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Cincinnati Art Museum host to ‘significant collection’ of Nabataean material

By Saeb Rawashdeh - Apr 23,2022 - Last updated at Apr 23,2022

An altar platform from Khirbet et-Tannur on display at the AME Gallery in Cincinnati (Photo courtesy of Cincinnati Art Museum)

AMMAN — The Cincinnati Art Museum is “honoured to work closely” with Jordanian museums and institutions, a relationship that has spanned decades, noted its curator of South Asian Art, Islamic Art and Antiquities, Ainsley M. Cameron.

Cameron said that on her most recent trip to Jordan she visited Amman, Petra, Madaba, and the site of Khirbet et-Tannur, meeting with colleagues and officials “to discuss our multi-year project to reinstall the ancient Middle East gallery”.

Also accompanying her on the visit was Sarah Wenner, a Nabataean specialist with over a decade of experience researching and working in Jordan, and Andrew W. Mellon, a curatorial fellow at the Cincinnati museum, she said. 

Khirbet et-Tannur, located north of Tafileh, was excavated in 1937 by Nelson Glueck working in collaboration with the Department of Antiquities of Transjordan, Cameron said.

She added that Glueck, a Cincinnatian himself, was then based in Jerusalem and was well known in the region for his archaeological survey work. 

“He was invited to work at Tannur and led a large team to excavate the site over two seasons,” she said. She also noted that “as was the norm at the time”, the archaeological finds were divided and half has been cared for by the Cincinnati Art Museum since 1939.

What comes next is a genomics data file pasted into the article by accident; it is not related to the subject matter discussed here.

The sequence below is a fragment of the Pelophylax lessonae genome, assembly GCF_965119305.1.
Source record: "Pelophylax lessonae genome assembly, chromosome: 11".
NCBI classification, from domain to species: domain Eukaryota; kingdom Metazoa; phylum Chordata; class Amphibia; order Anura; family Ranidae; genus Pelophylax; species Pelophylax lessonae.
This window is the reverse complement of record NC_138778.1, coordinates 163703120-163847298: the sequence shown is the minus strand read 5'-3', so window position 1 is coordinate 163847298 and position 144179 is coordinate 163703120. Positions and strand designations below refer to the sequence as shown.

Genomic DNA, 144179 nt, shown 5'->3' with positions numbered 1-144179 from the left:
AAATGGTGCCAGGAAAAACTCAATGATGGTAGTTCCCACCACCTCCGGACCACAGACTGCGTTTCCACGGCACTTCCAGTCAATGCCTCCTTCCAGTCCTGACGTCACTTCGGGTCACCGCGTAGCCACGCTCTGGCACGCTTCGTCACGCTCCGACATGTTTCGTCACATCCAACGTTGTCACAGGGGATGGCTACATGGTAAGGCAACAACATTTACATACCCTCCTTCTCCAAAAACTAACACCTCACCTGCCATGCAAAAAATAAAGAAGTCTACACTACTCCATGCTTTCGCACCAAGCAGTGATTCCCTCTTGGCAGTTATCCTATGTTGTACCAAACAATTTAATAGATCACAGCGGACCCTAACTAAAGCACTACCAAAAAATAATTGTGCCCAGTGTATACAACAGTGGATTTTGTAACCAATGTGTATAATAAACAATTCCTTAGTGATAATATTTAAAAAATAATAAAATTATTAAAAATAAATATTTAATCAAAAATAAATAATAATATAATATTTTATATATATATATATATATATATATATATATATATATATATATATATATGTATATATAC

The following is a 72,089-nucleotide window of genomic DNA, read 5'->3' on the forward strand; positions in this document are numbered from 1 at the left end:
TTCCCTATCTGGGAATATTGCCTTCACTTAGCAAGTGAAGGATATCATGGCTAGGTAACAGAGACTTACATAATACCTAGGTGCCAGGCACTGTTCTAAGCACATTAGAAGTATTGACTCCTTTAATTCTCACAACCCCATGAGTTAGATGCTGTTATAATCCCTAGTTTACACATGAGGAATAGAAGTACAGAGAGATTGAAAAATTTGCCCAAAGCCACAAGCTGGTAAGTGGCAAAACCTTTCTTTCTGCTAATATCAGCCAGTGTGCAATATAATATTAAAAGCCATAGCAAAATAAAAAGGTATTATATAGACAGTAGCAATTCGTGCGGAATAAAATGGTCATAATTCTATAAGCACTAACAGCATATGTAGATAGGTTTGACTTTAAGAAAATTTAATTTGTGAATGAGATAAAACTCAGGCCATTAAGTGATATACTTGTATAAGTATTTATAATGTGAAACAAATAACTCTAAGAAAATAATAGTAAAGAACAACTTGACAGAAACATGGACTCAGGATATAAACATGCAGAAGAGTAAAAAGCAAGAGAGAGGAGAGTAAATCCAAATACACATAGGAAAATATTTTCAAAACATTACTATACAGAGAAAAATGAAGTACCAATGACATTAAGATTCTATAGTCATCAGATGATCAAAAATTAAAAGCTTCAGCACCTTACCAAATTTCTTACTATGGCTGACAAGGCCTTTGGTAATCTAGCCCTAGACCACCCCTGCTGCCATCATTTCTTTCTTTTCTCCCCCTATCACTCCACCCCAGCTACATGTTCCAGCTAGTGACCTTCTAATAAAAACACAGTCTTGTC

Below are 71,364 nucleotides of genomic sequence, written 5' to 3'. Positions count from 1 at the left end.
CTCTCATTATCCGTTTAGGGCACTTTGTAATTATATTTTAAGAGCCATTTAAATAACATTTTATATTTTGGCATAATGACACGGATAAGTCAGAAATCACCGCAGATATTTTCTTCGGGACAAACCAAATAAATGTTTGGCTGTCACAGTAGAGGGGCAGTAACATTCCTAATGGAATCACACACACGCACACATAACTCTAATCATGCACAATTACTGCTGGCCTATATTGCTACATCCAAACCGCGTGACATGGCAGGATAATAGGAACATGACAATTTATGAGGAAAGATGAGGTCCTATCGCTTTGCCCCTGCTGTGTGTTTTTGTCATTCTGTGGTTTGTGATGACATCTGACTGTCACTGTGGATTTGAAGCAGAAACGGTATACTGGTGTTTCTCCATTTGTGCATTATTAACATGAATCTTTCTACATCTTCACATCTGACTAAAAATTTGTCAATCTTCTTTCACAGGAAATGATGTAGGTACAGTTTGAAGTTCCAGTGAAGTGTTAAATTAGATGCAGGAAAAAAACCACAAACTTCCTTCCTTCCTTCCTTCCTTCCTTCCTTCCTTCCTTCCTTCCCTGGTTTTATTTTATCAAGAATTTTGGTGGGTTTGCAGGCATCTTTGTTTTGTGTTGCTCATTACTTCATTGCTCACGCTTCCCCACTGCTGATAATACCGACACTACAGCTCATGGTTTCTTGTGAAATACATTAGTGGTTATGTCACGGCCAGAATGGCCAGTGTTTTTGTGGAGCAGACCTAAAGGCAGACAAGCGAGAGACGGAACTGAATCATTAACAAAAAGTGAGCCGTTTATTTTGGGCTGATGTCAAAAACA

“We are honoured to be the home for these collections and understand their great significance to both the history of Jordan as well as their importance today,” Cameron stated.

Regarding the collection of artefacts from Khirbet et-Tannur, Cameron said: “We are honoured to steward the most significant collection of Nabataean material culture outside of Jordan. At the conceptual centre of this collection are the material remains from Khirbet et-Tannur, which include the altar platform and multiple sculptural fragments from the site.”

Moreover, with these fragmentary remains, scholars are able to explore the history of the architectural programme of the temple, imagining how it once stood before the earthquake destroyed much of the site in 363 AD, she said.

“We established a thematic framework to display the collections that encourages our visitors to make connections across empires and civilisations, as well as between past and present. This approach has proved successful,” Cameron continued.

“Cincinnatians and visitors to our city can better understand the collections and cultures we are so honoured to present,” she added.

The curator said the museum is looking forward to continuing to develop close ties with Jordanian colleagues, “perhaps through a joint exhibition project, further research opportunities, and more”.

“When we tour visitors through our galleries, I always encourage them to travel to Jordan as well,” Cameron said.

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